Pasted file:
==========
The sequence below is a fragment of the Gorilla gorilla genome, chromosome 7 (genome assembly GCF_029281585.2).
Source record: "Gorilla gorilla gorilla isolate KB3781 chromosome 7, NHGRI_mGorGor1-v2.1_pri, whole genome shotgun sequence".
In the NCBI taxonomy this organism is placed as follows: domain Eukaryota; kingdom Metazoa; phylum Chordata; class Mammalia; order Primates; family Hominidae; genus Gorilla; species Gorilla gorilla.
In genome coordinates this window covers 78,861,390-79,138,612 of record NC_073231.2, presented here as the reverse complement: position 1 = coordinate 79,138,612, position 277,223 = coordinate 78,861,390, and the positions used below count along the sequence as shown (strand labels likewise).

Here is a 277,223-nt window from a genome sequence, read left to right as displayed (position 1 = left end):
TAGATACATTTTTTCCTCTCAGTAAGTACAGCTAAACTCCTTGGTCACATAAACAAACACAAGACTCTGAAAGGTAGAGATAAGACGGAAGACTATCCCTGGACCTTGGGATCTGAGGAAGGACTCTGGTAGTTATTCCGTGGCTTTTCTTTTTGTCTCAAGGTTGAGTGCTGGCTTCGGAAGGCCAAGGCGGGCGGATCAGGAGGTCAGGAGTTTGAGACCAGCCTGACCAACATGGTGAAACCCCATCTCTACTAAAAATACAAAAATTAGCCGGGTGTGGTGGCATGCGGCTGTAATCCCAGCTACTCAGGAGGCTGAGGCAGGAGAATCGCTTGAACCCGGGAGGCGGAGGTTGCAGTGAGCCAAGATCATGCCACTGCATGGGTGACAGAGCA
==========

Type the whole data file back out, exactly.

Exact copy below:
The sequence below is a fragment of the Gorilla gorilla genome, chromosome 7 (genome assembly GCF_029281585.2).
Source record: "Gorilla gorilla gorilla isolate KB3781 chromosome 7, NHGRI_mGorGor1-v2.1_pri, whole genome shotgun sequence".
In the NCBI taxonomy this organism is placed as follows: domain Eukaryota; kingdom Metazoa; phylum Chordata; class Mammalia; order Primates; family Hominidae; genus Gorilla; species Gorilla gorilla.
In genome coordinates this window covers 78,861,390-79,138,612 of record NC_073231.2, presented here as the reverse complement: position 1 = coordinate 79,138,612, position 277,223 = coordinate 78,861,390, and the positions used below count along the sequence as shown (strand labels likewise).

Here is a 277,223-nt window from a genome sequence, read left to right as displayed (position 1 = left end):
TAGATACATTTTTTCCTCTCAGTAAGTACAGCTAAACTCCTTGGTCACATAAACAAACACAAGACTCTGAAAGGTAGAGATAAGACGGAAGACTATCCCTGGACCTTGGGATCTGAGGAAGGACTCTGGTAGTTATTCCGTGGCTTTTCTTTTTGTCTCAAGGTTGAGTGCTGGCTTCGGAAGGCCAAGGCGGGCGGATCAGGAGGTCAGGAGTTTGAGACCAGCCTGACCAACATGGTGAAACCCCATCTCTACTAAAAATACAAAAATTAGCCGGGTGTGGTGGCATGCGGCTGTAATCCCAGCTACTCAGGAGGCTGAGGCAGGAGAATCGCTTGAACCCGGGAGGCGGAGGTTGCAGTGAGCCAAGATCATGCCACTGCATGGGTGACAGAGCA